When Using Focus Groups Makes Sense

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Advantages and Disadvantages of Focus Groups

As of late I have been receiving many requests to do focus groups. When I ask what the objectives of the research are, and how the information is going to be used, in 99% of the time, doing focus groups is the wrong methodology for what the client wants to accomplish.

In one of the cases, the client wanted to measure advertising effectiveness of a campaign. In another, the client wanted to see how potential customers use some electronic devices with the goal of writing instruction manuals. But the most worrisome case was that of a client wanting to understand the size of the market and who his potential customers were.

Focus groups make sense when the primary goals of the research are to:

  • Explore feelings, perceptions and motivations
  • Understand why consumers react to a product or advertising message in a certain way
  • Provide guidance to a development process (e.g. advertising, packaging, product development)
  • Explore issues to form hypotheses when none exist
  • Understand the story and why behind the numbers from quantitative studies or key performance metrics (e.g. sales)
  • Provide input about issues that should be measured using quantitative research

Focus groups are about exploration and guidance, but don’t give definitive answers. In a recent article about focus groups by Freya Gaertner, she quotes Karen Sandberg who in a Harvard Management Communication Letter writes, “use focus groups not to draw conclusions, but to understand the conclusions drawn.”

Focus groups are not appropriate for:

  • Making go/no-go decisions on product, advertising, or promotion launches
  • Profiling and sizing target markets
  • Measuring marketing effectiveness, awareness and usage

Focus groups have their place in our research toolbox and like any other research method they have advantages and disadvantages, which means they are not a good fit for every research need.

Advantages and Disadvantages of Focus Groups


  • New Product Development Studies:  To obtain initial reactions to a new concept or prototype in order to identify strengths and weaknesses and provide guidance on improvements and input for further quantitative and qualitative research.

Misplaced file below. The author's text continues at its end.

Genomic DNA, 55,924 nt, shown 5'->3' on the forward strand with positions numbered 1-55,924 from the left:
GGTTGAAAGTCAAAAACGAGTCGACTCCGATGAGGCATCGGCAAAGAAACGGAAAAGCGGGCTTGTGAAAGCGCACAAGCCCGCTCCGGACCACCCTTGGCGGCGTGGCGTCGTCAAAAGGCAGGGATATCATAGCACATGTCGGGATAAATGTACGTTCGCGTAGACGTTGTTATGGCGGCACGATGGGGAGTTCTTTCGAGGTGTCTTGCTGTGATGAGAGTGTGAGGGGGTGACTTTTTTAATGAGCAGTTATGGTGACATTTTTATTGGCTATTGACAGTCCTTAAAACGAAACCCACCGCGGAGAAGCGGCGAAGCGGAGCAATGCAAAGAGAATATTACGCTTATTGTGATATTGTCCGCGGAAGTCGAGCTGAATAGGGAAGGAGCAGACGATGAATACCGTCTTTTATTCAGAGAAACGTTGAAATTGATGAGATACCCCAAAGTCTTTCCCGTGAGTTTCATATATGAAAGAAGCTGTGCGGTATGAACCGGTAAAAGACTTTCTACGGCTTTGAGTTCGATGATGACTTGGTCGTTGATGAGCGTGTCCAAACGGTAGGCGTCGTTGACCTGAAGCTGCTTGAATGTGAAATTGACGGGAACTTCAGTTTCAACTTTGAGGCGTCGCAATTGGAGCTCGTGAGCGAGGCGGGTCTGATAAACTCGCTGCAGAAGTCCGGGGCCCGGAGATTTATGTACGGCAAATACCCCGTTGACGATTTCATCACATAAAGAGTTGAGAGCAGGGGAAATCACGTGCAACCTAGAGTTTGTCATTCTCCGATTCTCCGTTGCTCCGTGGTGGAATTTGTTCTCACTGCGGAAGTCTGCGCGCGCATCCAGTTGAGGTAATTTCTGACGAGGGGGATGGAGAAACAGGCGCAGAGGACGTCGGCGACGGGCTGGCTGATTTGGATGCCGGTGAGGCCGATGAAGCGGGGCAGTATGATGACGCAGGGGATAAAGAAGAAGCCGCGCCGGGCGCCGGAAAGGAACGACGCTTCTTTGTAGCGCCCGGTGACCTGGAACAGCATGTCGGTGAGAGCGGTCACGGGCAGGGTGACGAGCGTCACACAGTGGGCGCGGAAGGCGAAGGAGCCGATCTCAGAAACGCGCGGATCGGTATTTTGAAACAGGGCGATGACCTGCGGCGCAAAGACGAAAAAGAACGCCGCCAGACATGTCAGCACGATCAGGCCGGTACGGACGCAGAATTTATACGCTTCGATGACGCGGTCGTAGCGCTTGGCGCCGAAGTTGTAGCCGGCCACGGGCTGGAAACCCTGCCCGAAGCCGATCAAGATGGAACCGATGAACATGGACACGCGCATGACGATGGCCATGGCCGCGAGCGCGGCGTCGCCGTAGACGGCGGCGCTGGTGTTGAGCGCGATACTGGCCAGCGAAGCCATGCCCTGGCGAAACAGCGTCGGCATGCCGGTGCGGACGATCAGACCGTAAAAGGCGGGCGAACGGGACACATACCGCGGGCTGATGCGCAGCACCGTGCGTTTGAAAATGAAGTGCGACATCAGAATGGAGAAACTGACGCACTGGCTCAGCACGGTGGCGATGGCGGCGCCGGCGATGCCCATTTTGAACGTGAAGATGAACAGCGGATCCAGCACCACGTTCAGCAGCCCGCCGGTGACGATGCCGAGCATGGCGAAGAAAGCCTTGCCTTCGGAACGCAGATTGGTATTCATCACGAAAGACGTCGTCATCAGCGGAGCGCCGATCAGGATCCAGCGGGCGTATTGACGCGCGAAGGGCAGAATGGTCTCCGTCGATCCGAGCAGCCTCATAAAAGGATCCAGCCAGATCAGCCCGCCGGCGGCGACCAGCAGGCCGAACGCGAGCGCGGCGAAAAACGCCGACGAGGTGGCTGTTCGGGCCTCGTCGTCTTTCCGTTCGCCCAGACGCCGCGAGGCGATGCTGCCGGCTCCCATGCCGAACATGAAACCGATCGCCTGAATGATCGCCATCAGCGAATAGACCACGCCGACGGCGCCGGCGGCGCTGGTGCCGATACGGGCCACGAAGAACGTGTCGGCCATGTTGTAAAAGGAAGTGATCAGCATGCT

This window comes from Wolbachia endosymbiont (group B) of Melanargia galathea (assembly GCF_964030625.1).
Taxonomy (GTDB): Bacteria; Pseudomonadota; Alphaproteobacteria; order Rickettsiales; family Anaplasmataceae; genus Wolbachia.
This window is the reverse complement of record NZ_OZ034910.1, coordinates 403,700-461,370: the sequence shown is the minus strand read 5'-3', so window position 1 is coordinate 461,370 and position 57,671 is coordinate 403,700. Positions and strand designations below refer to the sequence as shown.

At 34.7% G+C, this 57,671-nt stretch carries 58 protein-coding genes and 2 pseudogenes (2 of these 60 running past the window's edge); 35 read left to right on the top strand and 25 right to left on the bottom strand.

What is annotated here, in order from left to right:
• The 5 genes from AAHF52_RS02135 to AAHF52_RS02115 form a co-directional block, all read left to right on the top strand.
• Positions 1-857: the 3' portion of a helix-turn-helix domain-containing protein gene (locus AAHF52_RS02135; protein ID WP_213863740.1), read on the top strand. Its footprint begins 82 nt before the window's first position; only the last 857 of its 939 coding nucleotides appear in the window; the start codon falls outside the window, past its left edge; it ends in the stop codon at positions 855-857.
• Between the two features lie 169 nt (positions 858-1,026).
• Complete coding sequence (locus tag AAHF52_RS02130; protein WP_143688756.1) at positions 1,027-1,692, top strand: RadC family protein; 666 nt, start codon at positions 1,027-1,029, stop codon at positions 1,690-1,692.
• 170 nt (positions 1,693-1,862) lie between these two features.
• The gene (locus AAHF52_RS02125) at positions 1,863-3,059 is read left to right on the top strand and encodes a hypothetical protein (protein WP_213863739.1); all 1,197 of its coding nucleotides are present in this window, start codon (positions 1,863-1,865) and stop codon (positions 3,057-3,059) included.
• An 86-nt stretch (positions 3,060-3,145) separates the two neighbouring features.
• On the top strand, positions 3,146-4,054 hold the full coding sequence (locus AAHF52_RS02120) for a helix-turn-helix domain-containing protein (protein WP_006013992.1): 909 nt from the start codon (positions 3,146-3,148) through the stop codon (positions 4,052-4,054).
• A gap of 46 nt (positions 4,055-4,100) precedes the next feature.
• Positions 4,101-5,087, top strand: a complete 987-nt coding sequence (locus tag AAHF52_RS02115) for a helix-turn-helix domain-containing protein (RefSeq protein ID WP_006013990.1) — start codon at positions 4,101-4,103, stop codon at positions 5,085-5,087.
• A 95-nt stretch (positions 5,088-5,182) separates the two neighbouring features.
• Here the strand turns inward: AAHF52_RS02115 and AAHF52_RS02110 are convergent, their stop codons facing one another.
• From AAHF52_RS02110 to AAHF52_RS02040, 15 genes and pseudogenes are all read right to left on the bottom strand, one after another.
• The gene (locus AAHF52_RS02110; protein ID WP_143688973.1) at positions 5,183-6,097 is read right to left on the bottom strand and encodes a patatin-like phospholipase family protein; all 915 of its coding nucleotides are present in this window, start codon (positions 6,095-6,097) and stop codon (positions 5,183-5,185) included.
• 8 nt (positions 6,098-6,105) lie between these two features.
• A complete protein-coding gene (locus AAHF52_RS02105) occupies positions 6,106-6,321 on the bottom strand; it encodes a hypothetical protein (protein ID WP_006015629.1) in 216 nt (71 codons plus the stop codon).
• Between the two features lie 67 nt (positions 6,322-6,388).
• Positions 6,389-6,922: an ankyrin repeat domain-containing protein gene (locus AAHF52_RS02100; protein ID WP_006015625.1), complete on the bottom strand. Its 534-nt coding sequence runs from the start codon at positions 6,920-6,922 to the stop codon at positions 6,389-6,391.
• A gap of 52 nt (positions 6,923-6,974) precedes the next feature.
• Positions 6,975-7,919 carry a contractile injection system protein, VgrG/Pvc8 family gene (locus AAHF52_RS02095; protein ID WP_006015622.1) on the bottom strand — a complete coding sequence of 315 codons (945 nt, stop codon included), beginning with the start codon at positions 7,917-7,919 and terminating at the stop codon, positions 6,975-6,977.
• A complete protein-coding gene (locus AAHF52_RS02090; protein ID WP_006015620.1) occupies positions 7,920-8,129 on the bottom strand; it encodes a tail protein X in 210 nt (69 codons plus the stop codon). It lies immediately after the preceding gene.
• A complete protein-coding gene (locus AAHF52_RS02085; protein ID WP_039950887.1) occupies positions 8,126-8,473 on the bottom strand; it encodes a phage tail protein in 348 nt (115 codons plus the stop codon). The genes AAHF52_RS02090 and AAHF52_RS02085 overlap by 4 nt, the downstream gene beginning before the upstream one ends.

• Positioning Studies: To explore effective ways to communicate and talk to target consumers about a product, brand or service. However, the final positioning solution should be tested quantitatively.
  • Habits and Usage Studies: To collect preliminary data to help understand how consumers utilize products and services before developing a quantitative data collection instrument.
  • Packaging Assessments: To identify strengths and weaknesses of various packaging elements during the design stage; to help copywriters to develop the package copy that is most effective, memorable and visible. In more advanced stages of the packaging development, focus groups can be used as a “disaster check” to make sure it is consistent with the brand. Final decision on packaging should then be tested with the help of quantitative research.
  • Attitude Studies: To understand how consumers feel about different products and services before or after a quantitative study
  • Advertising/Copy Evaluation: To provide input about the potential effectiveness of the advertising based on exposure to rough ideas using storyboards during the creative development stage, and help copywriters understand attitudes towards the advertising during the copy development stage
  • Promotion Evaluations: To obtain consumer reactions to promotion concepts so that ideas can be later refined and made more appealing and easier to understand. After a promotional campaign is launched, focus groups can be used to understand why consumers did or did not participate in the promotional program.
  • Idea Generation: To identify specific areas where new products – or modifications of existing ones – might offer benefits. As Greenbaum points out, “participants can’t be expected to create new ideas and products. They can talk about the problems they are having and the wishes they would like to fulfilled, but they will not normally be the source of new ideas. These have to come from the client’s or moderator’s interpretation of their comments.”
  • Employee Attitude and Motivation Studies: To assess corporate employee’s attitudes towards their organization and identify any problems that should be addressed.

In all the types of research mentioned above, focus groups should be used for exploration and guidance for further research, often quantitative. Never, ever make final decisions on whether to launch a product, select a packaging, go with a positioning concept, or get married to a creative solution for an advertisement or promotion, solely based on focus groups.

Comments Comments

Susan Brudvig Posted: April 23, 2011

Great piece on use (and mis-use) of Focus Groups! Will be using as reading for #BallState marketing students.

Michaela Mora Posted: April 25, 2011

Thank you so much for your comment. I’m honored!

Mary Addo Posted: June 8, 2011

I find this webpage very resourceful and will be directing my students to it.

Michaela Mora Posted: June 8, 2011

Thank you Mary!

Mike McMillan Posted: March 27, 2014

Good information here. For a sustainability class I have to conduct a focus group as part of a large research project, and we have to do a paper defending the legitimacy of focus groups.

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